'Daily Mail', February 27th, 2008

The 'Daily Mail', a long established British tabloid newspaper, has, for many years as I understand it, operated a regular feature whereby readers can submit questions, on pretty well any subject. Then either the paper itself, or perhaps other readers, provide the general readership with the appropriate answers.
Daily Mail readers questions February 19th 2008 BAYKO Question
One particular list of questions, [right] which was printed on February 19th, 2008, included a reference to the world's first and finest plastic construction toy, specifically  in a question from Diana Lyons of Leeds. In fact it was the first on the list.
My eagle-eyed, late mother, an avid Daily Mail Reader, spotted the question, and I, not a reader, was duly elected to submit a response, which was subsequently printed on page 65 of the February 27th, 2008 edition.
The whole article [below], which began with the reprinted question, reads as follows : -
 
AS SAFE AS HOUSES?
QUESTION - What became of Bayko Building Sets? Were they killed of by health and safety?
 
BAYKO Building sets were invented by Charles Bird Plimpton [C.B.] who established the Plimpton Engineering Company, in Liverpool, to manufacture them.
BAYKO, the world’s first plastic construction toy, was initially marketed as “BAYKO Light Constructional Sets”, clearly acknowledging the BAKELITE from which they were made.
Daily Mail BAYKO article
The first BAYKO sets were packed around the kitchen table in the Plimpton family home on the Wirral, ready for Christmas, 1933, with full commercial operations getting under way 12 months later.
The BAYKO system is easy to understand and even easier to play with. Bases have a matrix of holes, ⅜ inch apart, into which metal rods are inserted, forming the model’s framework.
Panels representing bricks, windows and doors are then slid between the rods to build the model which is typically topped off by a large, one-piece roof.
From these simple beginnings, with just 15 different moulds, grew a product which was much loved across the U.K. for 30 years, not forgetting a substantial export market.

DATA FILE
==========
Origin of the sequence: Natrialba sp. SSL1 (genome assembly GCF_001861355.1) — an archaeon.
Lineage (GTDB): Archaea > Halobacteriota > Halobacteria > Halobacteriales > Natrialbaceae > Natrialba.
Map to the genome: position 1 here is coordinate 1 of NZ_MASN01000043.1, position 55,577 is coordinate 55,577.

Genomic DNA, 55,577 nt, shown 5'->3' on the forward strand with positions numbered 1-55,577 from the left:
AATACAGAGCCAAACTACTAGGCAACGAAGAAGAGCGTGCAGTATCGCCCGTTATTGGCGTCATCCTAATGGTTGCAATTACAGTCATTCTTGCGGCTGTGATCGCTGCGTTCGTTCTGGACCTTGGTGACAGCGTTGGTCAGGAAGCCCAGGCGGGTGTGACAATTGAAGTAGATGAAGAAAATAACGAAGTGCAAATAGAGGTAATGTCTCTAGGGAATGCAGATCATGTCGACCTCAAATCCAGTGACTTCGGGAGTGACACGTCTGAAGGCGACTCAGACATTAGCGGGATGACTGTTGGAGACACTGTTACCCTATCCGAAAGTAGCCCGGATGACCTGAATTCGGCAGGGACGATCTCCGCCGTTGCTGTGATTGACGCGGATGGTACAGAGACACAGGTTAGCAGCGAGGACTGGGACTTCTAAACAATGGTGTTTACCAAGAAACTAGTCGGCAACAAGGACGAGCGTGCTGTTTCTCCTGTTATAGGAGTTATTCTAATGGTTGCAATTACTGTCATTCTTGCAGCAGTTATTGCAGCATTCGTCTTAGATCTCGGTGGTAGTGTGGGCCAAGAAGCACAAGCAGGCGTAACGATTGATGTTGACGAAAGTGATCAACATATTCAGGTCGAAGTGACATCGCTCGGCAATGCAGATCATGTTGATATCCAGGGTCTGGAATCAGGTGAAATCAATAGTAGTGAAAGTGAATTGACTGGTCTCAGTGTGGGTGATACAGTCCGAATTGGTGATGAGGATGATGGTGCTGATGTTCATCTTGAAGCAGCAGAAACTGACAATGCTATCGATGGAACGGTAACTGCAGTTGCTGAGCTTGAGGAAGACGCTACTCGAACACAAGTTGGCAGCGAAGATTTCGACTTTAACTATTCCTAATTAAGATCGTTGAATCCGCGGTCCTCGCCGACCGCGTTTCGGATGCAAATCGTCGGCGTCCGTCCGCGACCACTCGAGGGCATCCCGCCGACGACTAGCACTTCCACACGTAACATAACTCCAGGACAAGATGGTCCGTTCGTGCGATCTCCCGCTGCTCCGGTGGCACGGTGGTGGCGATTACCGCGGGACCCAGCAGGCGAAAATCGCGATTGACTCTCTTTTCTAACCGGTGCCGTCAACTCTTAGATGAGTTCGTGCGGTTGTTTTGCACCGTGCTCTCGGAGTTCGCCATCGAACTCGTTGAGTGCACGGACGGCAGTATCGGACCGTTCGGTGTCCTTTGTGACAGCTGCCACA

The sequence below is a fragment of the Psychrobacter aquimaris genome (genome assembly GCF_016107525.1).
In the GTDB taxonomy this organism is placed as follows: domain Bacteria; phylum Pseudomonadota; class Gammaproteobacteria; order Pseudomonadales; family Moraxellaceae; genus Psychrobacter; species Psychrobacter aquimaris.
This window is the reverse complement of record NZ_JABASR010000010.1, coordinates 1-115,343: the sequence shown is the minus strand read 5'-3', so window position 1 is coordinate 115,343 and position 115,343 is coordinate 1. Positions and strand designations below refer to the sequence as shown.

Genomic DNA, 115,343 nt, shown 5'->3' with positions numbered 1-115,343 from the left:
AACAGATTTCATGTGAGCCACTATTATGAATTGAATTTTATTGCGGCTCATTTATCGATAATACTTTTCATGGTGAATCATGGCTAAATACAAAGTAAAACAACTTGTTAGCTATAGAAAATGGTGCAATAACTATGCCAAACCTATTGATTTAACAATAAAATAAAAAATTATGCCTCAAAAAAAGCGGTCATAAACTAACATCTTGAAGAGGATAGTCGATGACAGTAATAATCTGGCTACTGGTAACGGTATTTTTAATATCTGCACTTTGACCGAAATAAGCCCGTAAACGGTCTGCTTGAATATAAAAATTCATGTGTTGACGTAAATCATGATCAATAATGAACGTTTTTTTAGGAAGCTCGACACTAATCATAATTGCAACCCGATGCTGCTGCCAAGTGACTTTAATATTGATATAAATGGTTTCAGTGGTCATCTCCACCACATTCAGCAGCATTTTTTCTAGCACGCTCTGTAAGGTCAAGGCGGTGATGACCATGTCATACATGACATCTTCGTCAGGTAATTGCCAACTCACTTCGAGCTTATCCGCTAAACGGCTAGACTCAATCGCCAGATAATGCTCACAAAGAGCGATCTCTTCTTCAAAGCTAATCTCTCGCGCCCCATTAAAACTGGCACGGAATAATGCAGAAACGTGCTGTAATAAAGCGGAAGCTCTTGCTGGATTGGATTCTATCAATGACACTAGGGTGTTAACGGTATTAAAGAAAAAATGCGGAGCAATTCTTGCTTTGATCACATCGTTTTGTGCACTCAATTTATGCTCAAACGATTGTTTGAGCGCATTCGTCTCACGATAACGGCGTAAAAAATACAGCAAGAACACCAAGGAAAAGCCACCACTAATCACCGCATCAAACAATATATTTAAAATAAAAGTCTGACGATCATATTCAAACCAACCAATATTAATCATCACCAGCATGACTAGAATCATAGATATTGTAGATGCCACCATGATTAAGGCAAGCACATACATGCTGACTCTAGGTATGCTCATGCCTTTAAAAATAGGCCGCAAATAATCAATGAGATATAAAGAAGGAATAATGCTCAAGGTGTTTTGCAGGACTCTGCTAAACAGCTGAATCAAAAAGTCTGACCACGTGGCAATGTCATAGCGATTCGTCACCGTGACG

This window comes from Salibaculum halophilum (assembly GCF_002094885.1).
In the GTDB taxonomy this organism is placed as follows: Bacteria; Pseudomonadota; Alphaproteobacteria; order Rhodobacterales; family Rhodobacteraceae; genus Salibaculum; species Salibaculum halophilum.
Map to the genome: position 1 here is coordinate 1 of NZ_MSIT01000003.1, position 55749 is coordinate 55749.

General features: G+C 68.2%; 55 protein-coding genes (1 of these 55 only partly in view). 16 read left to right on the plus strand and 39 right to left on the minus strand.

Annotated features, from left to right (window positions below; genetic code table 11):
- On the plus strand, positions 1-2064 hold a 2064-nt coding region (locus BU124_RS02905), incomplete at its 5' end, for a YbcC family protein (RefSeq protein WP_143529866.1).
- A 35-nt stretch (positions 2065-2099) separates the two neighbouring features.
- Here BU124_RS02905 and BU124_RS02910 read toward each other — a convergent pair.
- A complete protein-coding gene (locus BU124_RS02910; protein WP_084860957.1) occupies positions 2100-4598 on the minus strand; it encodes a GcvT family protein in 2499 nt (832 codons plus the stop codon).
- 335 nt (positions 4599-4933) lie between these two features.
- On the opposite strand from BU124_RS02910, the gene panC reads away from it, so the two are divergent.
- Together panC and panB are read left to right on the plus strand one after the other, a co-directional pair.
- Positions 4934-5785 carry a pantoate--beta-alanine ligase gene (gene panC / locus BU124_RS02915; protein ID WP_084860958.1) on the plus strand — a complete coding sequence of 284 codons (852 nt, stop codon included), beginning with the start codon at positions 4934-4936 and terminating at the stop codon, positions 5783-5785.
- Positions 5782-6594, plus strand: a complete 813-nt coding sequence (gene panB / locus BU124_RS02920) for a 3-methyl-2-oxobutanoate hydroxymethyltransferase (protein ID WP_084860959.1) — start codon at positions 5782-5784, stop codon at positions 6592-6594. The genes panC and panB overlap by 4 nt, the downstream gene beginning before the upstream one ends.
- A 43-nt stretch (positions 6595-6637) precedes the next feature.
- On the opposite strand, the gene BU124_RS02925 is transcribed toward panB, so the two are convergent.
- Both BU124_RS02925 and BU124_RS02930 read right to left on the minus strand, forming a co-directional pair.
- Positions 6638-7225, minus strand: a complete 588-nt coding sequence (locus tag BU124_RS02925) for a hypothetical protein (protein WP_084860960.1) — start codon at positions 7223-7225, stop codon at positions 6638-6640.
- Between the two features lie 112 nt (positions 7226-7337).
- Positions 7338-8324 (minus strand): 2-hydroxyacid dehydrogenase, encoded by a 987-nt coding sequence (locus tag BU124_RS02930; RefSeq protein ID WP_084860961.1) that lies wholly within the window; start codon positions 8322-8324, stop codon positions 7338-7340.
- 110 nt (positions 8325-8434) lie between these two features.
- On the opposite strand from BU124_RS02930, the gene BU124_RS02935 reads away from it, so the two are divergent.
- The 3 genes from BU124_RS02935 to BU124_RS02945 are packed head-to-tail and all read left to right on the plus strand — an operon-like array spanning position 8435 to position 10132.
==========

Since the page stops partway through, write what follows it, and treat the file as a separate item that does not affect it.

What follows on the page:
The first BAYKO bricks were brown or cream, with dark green windows and it was not until 1937 that plastic technology had evolved sufficiently to enable the more familiar red, white and green parts to be made cost effectively.
Some of the best loved BAYKO sets, the pre-war “De-Luxe” number 6 sets, included mottled bricks, known as ‘oak’, made with the addition of sawdust to achieve the mottling. This is an excellent example of the innovation stream driven by C.B. for which he gained two patents, in 1935 and 1948.
By the time post-war BAYKO production got back into full swing, the range of parts had increased to 43, though the architectural style was still rooted in the Thirties.
C.B. died late in 1948 and BAYKO’s innovation stream died with him. In the Fifties, the newly introduced LEGO was adding new parts almost every week, BAYKO produced just three new parts in 8 years.
After peaking at sales of over 150,000 sets a year in the mid Fifties's, BAYKO was taken over by MECCANO in 1959.
MECCANO replaced the one-piece roofs with modern-looking four-piece units, allowing sets to be packed in much smaller boxes. It also dropped most ornamental parts, and redesigned the others, creating an up to date architectural style.
But MECCANO never really seemed fully behind BAYKO and stopped producing it in 1964 (though BAYKO still appeared in MECCANO’s 1967 price list).
BAYKO, however, is still much loved and there is a thriving community of enthusiasts today, which finds a focus in the BAYKO Collectors Club www.baykoman.com. Five people actually produce new and reproduction BAYKO parts today.
It is a myth that health and safety killed off BAYKO. Attitudes to health and safety in the mid-Sixties differed from today, and I’ve been unable to find any recorded serious accidents.
Had the issue been raised, I am certain that alternative plastic rods could have been introduced and been perfectly safe.
 
Not long after, on a date in March [unknown I'm afraid], the 'Daily Mail' carried the following reply, from Roxanah Hart, of Bristol : -
Readers reply to the Daily Mail article
Further to earlier answers, I couldn't believe my eyes when I turned to Answers to Correspondents and saw a large picture of my beloved childhood favourite pastime, Bayko.
I've often mentioned this to people, who look blank, and was beginning to wonder if I'd dreamt it.
As a child of the fifties, I was never into dolls and prams, much preferring boys' games. Because I was in poor health and not allowed out much, I spent hours playing with Bayko, as well as with my crane, reading, drawing, and harnessing up a couple of chairs to be my sled behind my team of 'huskies'.
I would have loved to have passed my Bayko on to my son, Jonathan, who I'm sure would have been equally enthralled, but when I looked in my mother's attic, it was bare - all my toys, pristine annuals and comics (I had already liberated my books) gone, who knows where. A small fortune lost.
I'm delighted I can now show Jonathan what Bayko was like and we intend to contact the Bayko Collectors Club.
When I can, I'll try and track down the other replies.
 
Below here are links to related info : -
 
Click on any of the links below for related information.
 
     
 
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